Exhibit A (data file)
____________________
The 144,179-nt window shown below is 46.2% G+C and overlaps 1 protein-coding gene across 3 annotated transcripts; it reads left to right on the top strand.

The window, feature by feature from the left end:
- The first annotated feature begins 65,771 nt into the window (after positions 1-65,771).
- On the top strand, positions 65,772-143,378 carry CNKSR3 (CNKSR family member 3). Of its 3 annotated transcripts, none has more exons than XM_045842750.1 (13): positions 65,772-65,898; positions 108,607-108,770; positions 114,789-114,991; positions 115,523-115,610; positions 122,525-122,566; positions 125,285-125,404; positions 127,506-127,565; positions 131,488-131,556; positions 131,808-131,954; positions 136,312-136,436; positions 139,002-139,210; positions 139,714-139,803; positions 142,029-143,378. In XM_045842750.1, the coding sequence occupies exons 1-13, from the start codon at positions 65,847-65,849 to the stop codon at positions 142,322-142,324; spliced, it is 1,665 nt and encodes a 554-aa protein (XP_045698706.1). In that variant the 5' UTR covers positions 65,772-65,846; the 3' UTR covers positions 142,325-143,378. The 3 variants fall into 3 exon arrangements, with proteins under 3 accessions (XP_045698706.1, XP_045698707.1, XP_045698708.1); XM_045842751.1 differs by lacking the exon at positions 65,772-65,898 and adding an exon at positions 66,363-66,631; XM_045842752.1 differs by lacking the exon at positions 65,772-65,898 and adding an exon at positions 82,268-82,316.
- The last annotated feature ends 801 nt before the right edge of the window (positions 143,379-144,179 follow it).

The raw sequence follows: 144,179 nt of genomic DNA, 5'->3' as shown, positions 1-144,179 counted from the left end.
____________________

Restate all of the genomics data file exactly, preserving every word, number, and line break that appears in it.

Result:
The 144,179-nt window shown below is 46.2% G+C and overlaps 1 protein-coding gene across 3 annotated transcripts; it reads left to right on the top strand.

The window, feature by feature from the left end:
- The first annotated feature begins 65,771 nt into the window (after positions 1-65,771).
- On the top strand, positions 65,772-143,378 carry CNKSR3 (CNKSR family member 3). Of its 3 annotated transcripts, none has more exons than XM_045842750.1 (13): positions 65,772-65,898; positions 108,607-108,770; positions 114,789-114,991; positions 115,523-115,610; positions 122,525-122,566; positions 125,285-125,404; positions 127,506-127,565; positions 131,488-131,556; positions 131,808-131,954; positions 136,312-136,436; positions 139,002-139,210; positions 139,714-139,803; positions 142,029-143,378. In XM_045842750.1, the coding sequence occupies exons 1-13, from the start codon at positions 65,847-65,849 to the stop codon at positions 142,322-142,324; spliced, it is 1,665 nt and encodes a 554-aa protein (XP_045698706.1). In that variant the 5' UTR covers positions 65,772-65,846; the 3' UTR covers positions 142,325-143,378. The 3 variants fall into 3 exon arrangements, with proteins under 3 accessions (XP_045698706.1, XP_045698707.1, XP_045698708.1); XM_045842751.1 differs by lacking the exon at positions 65,772-65,898 and adding an exon at positions 66,363-66,631; XM_045842752.1 differs by lacking the exon at positions 65,772-65,898 and adding an exon at positions 82,268-82,316.
- The last annotated feature ends 801 nt before the right edge of the window (positions 143,379-144,179 follow it).

The raw sequence follows: 144,179 nt of genomic DNA, 5'->3' as shown, positions 1-144,179 counted from the left end.